Quiet in a time of change

You may have noticed that the site has become… well… UX-related book reviews mostly.

That’s not an accident — I’m reading more than I have in decades, and I do my best to review good books because reviews are a driver for sales, and good authors deserve to be rewarded for being good authors.

But it’s also an acknowledgement that I’m not talking about much else in UX right now. Even on The Interconnected, which is my usual ranting locus, the site was virtually silent last year.

Last year, I think we can all agree, was rough.

This year so far is better but that doesn’t mean much. When I walk the half marathon in Virginia Beach, mile 11 over the damned bridge is hell, but it being stupid hard doesn’t suddenly move the finish line closer.

Still, I think there’s a finish line around the corner, so I shall trudge on until I can fall onto the beach and soak my feet in the ocean.

Things that are looking up:

  • I have a new job at Vertex, Inc. where we design software that calculates sales tax and VAT. I am pro-fair-taxes and also pro-make-taxes-easy, and in a lot of places (for better or worse) sales taxes fund lots of important local initiatives, so at least at the moment it feels like a good fit. I’m two months in and I haven’t seriously pissed anyone off yet, but the day is still young.
  • I’m seeing more and more people in our industry concerned about accessibility and making things more equitable for all, regardless of disability. I refuse to say that the pandemic has any silver linings with 500,000 dead in my country alone. I will say that hard-earned lessons are still lessons, and hopefully we’ll come out of this with more accessible jobs, more accessible websites, and more people giving a damn about their own impacts on their neighbors’ ability to survive in an increasingly technical world.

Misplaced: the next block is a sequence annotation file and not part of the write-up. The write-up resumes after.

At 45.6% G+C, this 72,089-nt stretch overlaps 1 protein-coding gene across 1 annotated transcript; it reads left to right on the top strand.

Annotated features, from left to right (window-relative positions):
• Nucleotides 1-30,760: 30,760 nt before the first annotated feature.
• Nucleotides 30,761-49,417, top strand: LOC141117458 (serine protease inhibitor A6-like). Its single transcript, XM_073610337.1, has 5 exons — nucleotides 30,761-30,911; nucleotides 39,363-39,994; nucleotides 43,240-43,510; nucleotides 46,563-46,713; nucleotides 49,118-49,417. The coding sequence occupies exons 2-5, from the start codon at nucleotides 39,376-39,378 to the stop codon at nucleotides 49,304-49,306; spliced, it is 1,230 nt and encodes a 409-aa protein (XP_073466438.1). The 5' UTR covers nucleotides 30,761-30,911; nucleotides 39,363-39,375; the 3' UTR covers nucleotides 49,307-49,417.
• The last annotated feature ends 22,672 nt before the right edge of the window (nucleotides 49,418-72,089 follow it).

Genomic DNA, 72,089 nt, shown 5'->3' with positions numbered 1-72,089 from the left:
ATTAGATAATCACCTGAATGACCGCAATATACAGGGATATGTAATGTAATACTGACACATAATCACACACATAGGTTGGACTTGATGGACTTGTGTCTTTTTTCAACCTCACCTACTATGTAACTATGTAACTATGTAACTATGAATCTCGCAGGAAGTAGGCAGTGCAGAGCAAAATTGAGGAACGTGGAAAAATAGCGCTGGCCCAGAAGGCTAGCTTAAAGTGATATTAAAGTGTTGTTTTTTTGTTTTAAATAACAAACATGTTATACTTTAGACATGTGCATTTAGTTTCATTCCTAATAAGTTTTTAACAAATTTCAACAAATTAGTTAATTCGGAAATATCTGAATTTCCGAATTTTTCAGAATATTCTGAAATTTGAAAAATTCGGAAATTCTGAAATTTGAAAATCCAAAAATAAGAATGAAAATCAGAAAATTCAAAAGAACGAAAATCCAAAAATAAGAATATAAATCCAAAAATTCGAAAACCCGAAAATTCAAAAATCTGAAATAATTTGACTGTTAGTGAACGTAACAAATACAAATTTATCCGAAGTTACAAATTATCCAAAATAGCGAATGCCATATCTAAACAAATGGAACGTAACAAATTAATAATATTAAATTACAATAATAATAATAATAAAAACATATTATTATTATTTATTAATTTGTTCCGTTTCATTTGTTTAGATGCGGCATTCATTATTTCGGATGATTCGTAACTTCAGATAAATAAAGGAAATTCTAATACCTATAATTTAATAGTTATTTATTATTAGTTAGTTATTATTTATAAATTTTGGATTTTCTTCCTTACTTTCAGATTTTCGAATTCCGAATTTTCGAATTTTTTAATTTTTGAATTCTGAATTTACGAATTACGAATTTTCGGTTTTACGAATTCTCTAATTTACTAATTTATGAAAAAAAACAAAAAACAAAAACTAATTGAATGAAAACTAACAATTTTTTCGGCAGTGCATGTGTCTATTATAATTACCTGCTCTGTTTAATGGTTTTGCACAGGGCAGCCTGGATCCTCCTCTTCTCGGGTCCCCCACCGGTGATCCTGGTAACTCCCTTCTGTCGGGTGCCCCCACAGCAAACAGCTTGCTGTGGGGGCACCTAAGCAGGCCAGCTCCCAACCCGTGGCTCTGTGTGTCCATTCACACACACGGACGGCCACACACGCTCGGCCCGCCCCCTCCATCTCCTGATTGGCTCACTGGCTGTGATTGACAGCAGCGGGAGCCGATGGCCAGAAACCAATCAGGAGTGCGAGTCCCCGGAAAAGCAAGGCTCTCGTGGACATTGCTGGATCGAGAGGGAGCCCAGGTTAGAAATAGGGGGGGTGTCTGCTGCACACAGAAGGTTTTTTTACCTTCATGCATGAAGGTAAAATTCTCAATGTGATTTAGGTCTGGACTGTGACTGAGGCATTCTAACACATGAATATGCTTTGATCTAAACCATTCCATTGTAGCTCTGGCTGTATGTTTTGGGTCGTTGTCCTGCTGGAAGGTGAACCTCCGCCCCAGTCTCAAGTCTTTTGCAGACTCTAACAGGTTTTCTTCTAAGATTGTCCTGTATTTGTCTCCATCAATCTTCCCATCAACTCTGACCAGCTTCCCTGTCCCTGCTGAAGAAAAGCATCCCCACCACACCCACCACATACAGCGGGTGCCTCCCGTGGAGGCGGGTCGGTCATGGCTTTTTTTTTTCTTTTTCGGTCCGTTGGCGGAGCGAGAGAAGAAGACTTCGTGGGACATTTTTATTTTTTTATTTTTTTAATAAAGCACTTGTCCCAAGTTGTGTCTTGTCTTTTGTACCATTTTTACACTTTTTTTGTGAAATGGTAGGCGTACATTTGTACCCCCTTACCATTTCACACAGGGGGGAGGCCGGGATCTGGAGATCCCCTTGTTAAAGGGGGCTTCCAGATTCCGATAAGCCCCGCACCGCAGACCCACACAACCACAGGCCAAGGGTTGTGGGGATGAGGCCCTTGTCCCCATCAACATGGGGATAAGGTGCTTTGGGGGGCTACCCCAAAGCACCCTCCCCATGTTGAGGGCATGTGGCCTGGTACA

• While we’re on the subject of survival, there’ll be a review coming up sometime soon on Sustainable Web Design by Tom Greenwood. I’m about halfway through now and already recommending it to coworkers. Many of the goals in the book align with accessibility goals and good information architecture goals, so I think it could become an asset in convincing our higher-ups (especially in enterprise product design) that good web design = good business, both on the surface and within the code.

I’m also working (slowly) on my own accessibility website, trying to bring together information from the WCAG and the Deque online training classes I’m taking, articles that I rely on, other books, etc.. The ultimate goal is somewhere that people can navigate through a list of components and find something that says “Oh, buttons? Here are all the WCAG guidelines, info on how to hit them, and info on how to test them, all in one place.”

That’s taking longer than I thought it would because

  1. pandemic;
  2. constant exhaustion;
  3. I am the world’s worst estimator.

May you also be within sight of the next milestone, and may your strength hold out until you get there.